Planka is not only about creating a voice for the commuters and trying to get the politics of free public transports on the agenda. It also helps to get the politics physically and emotionally on to the public transports itself, and thus making the public transports an arena for discussing the values of our society. Being part of the Planka campaign while taking the bus or subway is a protest action, one that is firmly constituted in the every day life of the protester. A major challenge today is not letting the protest be one thing and life in its most common features another. Planka is eager to make this connection. Therein lies the radical potential of connecting ourselves as citizens to the politics of the everyday life.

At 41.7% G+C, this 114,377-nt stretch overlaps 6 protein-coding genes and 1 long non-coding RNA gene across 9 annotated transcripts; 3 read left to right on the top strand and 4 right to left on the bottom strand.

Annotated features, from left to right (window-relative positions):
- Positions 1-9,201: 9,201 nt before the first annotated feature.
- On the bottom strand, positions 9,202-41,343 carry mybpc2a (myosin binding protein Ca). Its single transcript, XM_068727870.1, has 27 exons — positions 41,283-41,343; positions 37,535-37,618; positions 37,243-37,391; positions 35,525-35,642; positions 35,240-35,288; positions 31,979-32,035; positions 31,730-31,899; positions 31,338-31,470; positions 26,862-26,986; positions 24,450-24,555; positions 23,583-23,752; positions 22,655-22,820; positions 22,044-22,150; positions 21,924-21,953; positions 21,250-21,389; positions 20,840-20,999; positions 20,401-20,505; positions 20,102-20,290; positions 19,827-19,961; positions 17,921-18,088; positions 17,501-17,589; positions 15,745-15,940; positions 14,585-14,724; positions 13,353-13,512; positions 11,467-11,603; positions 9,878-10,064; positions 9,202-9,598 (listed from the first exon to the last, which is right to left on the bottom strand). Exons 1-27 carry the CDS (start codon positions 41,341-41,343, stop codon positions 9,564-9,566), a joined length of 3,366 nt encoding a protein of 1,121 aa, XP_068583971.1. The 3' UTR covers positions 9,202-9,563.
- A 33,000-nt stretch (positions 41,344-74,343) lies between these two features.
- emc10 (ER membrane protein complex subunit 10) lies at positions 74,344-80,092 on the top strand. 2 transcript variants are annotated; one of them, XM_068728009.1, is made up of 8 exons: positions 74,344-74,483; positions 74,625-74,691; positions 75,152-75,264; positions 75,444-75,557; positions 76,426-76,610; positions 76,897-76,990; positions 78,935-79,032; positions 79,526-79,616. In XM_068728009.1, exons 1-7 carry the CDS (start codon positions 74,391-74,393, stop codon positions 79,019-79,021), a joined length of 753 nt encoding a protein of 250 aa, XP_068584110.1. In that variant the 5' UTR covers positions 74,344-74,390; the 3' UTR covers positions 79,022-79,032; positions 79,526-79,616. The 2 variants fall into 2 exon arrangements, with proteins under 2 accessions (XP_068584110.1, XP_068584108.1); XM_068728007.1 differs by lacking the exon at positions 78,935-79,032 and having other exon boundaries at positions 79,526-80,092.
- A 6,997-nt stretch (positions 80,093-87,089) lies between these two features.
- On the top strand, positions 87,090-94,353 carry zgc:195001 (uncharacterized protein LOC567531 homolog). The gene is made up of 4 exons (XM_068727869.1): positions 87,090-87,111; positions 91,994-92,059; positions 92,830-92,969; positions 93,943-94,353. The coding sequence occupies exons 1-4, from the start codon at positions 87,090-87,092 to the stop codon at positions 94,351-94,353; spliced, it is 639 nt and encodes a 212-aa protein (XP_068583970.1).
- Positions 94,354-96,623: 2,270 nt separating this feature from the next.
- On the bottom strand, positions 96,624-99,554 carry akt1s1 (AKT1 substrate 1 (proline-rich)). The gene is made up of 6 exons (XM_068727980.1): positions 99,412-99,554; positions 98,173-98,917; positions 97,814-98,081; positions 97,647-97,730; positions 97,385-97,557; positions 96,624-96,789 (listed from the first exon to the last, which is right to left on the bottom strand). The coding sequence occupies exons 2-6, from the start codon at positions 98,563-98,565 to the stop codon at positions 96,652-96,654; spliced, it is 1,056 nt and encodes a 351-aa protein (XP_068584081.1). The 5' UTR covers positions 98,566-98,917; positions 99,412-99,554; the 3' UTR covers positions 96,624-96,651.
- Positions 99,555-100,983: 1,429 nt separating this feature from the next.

The different groups of the Free Public Transports network all work in different ways. Planka Oslo has so far been the only pure adoption of the model. As citizens, we finds ourselves outside the spheres where the decisions are being made. But we are also commuters and users of the very transport system that we want to change. That may grant us power, yet as a protest movement our limitations stand clear: We do not have a firm political organization to bring to the table. We are addressing our demands at the Norwegian state by trying to make public transport financed by tax revenues. Planka Oslo might be added to the NGO flora as just another non-threatening interest group, with 'growing awareness' as its only parameter of political influence. Firmly rooted in local activism however, these kinds of initiatives should be an integral part of making the politics of the coming decades. Located within the politically explosive area of essential social consumption, this group is hoping to be a part of a movement that can create some new space on how to consume, travel, and live in the cities of tomorrow. Sitting on the tram, ask yourself that powerful question: 'For whom is the city built?’